Feeling stressed out? Have a couple laughs and call me in the morning

There are many types of humor, but have you ever thought about where a sense of humor comes from? Let’s face it, we all know people who are just not funny. The harder they try, the worse it gets.

So do we include humor in the Nature vs. Nurture discussion? It’s a good question—and one I could not find a scientific answer for.

I’m sure by now you’re all wondering why the heck I’m writing about humor.

And what does it have to do with health and wellness? So glad you asked!

How many of you have seen  the Robin Williams’ movie Patch  Adams? (If you haven’t, you should. It’s a great movie!)

It is based on the real-life story of Dr. Hunter Doherty, aka Patch Adams, a doctor/clown/social activist who wants to change the health care system. His belief is that laughter is the best medicine—and he is certainly on to something.

According to an interview published in the September/October 1996 issue of Humor and Health Journal, Dr. Lee Berk and fellow researcher Dr. Stanley Tan of Loma Linda University have studied the effects of laughter on the immune system. Continue reading

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Nourished Living by Dietician Kelly Hamlin MA, RD, CDN

Part II: Three cheers for the green, white and black teas

If left to wither, tea leaves are transformed through a process known as oxidation (also known as fermentation) into black tea, of which there are hundreds of varieties.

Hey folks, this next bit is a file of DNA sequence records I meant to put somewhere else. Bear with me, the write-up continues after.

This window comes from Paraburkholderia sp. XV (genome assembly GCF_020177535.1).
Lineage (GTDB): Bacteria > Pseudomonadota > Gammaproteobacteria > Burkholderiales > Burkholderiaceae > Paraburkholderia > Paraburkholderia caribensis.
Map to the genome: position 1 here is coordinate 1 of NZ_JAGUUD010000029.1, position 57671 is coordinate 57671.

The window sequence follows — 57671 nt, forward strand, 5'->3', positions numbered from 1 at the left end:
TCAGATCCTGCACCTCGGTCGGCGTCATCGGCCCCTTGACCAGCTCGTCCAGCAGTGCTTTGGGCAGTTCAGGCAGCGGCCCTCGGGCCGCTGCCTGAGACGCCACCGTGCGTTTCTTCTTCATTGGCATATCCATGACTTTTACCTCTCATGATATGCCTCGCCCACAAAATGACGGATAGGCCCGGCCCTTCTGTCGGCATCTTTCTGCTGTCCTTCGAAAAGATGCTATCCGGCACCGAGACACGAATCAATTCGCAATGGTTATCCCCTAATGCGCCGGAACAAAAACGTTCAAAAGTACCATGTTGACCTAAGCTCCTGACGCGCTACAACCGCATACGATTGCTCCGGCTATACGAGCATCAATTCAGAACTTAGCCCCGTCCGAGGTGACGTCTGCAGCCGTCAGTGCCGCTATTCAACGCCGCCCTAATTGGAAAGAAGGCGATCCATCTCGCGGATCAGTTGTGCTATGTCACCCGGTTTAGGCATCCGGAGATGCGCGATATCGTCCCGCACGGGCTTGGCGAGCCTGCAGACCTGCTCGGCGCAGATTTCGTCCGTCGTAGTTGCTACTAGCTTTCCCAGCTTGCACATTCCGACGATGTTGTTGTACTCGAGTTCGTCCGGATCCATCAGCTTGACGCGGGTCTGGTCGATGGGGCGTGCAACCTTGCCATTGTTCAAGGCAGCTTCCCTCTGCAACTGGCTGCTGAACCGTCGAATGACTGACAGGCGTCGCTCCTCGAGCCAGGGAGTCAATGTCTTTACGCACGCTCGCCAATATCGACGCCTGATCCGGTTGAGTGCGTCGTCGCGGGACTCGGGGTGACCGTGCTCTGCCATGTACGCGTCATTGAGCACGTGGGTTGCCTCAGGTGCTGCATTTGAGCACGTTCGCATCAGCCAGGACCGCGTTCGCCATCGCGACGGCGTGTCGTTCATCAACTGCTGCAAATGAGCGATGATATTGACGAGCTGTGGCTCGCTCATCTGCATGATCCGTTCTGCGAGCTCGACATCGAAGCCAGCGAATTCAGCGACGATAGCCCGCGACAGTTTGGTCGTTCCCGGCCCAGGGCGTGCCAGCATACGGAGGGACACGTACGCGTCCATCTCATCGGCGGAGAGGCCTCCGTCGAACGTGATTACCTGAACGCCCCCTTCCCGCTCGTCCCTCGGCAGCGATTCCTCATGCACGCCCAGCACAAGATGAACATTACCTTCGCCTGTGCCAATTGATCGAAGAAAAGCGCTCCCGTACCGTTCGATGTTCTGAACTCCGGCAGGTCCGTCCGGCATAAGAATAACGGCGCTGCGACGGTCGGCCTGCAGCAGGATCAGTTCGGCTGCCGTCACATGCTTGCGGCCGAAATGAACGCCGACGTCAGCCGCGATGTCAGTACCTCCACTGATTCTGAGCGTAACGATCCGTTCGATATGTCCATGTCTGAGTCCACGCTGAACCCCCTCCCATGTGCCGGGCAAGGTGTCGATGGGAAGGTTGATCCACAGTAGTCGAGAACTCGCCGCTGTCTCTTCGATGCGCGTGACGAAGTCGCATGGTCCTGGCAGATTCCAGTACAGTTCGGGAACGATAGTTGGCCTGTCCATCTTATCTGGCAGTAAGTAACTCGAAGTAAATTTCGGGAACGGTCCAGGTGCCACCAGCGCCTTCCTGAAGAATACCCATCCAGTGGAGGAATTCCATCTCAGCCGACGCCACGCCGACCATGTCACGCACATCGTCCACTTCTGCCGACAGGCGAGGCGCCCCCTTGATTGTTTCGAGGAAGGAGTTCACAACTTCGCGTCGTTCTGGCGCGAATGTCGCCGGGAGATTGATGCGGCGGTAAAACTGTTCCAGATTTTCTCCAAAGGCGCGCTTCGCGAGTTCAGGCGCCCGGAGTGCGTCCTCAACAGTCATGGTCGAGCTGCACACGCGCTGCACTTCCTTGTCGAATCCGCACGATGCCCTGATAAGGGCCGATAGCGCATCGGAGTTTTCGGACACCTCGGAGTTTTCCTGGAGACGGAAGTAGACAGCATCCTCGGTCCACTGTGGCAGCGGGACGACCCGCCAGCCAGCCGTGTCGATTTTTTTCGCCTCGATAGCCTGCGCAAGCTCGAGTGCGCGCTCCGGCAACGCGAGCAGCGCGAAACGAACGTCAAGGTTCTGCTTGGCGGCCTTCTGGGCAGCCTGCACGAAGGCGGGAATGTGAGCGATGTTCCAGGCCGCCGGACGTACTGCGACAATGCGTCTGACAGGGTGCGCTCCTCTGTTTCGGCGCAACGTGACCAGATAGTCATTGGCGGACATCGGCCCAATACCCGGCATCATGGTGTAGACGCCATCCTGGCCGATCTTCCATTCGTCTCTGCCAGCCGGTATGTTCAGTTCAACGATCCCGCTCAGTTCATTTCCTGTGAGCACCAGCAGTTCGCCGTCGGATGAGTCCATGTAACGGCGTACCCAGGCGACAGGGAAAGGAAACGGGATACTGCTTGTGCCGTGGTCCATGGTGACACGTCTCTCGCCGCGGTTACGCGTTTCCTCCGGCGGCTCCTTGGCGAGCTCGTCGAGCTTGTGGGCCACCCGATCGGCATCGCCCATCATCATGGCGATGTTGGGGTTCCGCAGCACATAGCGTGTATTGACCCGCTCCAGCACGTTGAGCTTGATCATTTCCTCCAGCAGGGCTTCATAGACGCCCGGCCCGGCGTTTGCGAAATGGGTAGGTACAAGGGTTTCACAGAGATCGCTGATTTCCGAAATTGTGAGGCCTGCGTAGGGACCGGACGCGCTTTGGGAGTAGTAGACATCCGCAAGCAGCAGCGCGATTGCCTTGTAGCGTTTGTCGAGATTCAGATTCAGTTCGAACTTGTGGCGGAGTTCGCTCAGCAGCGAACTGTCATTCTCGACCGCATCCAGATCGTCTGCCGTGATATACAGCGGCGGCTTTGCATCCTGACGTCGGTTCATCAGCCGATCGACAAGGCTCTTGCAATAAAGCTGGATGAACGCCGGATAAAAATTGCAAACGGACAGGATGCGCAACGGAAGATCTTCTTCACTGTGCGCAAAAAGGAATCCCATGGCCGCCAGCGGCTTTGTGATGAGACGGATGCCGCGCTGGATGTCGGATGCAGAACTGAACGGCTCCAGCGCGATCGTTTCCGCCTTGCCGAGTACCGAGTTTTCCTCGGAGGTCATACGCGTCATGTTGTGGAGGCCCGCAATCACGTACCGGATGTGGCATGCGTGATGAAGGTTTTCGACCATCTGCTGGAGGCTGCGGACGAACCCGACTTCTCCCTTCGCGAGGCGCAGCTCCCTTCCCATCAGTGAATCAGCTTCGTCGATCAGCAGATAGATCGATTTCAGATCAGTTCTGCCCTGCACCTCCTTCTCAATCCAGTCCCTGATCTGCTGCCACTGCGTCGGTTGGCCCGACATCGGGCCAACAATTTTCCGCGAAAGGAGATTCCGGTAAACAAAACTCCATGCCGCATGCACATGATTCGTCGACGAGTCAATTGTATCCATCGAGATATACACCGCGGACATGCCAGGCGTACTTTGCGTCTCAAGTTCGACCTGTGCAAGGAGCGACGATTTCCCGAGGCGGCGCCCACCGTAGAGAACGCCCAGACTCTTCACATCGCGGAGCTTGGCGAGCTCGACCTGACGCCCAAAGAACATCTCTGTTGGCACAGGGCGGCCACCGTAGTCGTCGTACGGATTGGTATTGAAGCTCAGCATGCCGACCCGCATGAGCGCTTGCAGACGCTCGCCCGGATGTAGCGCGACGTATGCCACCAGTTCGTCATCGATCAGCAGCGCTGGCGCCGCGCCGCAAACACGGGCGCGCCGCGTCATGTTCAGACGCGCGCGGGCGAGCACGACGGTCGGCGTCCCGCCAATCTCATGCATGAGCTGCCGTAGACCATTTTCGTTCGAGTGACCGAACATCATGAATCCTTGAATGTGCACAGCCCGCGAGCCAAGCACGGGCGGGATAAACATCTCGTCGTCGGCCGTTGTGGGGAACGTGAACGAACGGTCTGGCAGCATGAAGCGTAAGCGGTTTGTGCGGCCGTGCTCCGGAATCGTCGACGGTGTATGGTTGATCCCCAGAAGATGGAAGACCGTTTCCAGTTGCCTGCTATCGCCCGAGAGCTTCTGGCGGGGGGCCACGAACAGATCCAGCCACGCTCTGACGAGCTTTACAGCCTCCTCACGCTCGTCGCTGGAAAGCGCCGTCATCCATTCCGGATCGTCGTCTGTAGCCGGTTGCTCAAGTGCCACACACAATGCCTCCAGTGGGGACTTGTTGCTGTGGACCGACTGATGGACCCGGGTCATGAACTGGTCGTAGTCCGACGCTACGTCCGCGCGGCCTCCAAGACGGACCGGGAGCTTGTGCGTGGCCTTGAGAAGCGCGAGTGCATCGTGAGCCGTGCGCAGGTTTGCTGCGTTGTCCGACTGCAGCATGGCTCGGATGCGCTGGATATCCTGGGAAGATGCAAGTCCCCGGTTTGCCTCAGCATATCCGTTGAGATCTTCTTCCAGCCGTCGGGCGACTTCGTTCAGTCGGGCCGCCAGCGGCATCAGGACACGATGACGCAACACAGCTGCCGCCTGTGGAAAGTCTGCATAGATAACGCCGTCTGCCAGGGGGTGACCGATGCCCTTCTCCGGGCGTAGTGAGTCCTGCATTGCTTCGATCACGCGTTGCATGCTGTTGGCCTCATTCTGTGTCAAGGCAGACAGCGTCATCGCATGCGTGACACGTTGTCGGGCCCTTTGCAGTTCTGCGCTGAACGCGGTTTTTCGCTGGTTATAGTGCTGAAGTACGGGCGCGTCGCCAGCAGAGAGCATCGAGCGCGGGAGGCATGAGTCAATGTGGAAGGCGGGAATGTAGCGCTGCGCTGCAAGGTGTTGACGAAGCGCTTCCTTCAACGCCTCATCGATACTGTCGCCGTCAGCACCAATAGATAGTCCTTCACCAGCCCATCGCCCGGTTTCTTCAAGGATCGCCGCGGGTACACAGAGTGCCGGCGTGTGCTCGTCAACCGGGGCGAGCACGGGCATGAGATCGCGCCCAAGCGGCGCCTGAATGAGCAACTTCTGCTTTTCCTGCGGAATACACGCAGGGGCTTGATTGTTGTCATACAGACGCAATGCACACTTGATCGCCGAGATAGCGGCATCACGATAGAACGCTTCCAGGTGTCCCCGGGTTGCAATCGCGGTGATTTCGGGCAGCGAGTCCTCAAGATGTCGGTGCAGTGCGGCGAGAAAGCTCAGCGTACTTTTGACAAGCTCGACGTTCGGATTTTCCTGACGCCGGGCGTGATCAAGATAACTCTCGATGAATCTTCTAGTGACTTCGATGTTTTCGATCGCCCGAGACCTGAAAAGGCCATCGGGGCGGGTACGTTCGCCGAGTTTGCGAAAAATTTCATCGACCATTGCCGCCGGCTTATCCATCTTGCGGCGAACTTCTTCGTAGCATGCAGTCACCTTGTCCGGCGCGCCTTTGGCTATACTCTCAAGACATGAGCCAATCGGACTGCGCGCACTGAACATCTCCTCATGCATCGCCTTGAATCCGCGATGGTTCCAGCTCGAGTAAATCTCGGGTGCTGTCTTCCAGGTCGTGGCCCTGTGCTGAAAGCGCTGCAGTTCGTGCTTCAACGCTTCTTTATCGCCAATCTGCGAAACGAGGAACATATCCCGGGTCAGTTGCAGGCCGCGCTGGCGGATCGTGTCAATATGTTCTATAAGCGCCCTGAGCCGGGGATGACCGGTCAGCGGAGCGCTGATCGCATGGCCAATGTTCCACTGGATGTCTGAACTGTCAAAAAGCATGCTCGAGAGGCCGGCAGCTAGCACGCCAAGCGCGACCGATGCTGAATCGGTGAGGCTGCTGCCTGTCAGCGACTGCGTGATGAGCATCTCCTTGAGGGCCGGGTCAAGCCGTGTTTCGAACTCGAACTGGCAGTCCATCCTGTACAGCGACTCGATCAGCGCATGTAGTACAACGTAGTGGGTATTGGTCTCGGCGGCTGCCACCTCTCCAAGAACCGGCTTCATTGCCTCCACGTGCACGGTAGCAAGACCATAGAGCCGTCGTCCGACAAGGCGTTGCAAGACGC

The longer the leaves are left to wither, the more oxygen they absorb and the darker their color becomes. Hence, black tea is fully oxidized.

Some benefits of black tea are: may aid in bone, connective tissue, skin, hair and oral health.

Black tea contains Fluoride, thus it may improve oral and bone health. Black tea, contains flavonoids which are also found in apples.

Unlike green tea, black tea, once processed, eliminates all antioxidants existing in it. Black tea not only helps to fight bacteria but also strengthens the immune system.

Black tea may also help balance hormone levels, which may help fight stress.  Continue reading

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Three cheers for the green, white and black…tea, that is

Do you remember years ago when the selection of tea on the grocery store shelves was limited pretty much to English Breakfast, Chamomile and good ol’ Lipton?

Now there are SO many choices and many of us have NO clue what the differences are. Personally, I only started drinking tea in the last few years. I just wasn’t a big fan.

But the more I read, the more I felt I should—and now I love it!

However, I was curious as to the million different teas that are now available, so I decided to do some research.

So, what is the difference between green, white, and black tea, etc? Let’s explore…

Green tea, black tea and white tea all come from the same tea plant, Camellia sinensis. The difference liesin the ways the leaves are processed.

Green tea leaves are not fermented, they are withered and steamed. Black tea and oolong tea leaves undergo a crushing and fermenting process.

Tea leaves destined to be sold as white tea undergo even less processing than green tea leaves. Instead of air-drying, the unwithered leaves are merely steamed.

All teas from the camellia tea plant are rich in polyphenols, which are a type of antioxidant. These antioxidants scavenge for cell-damaging free radicals in the body and detoxify them.  Continue reading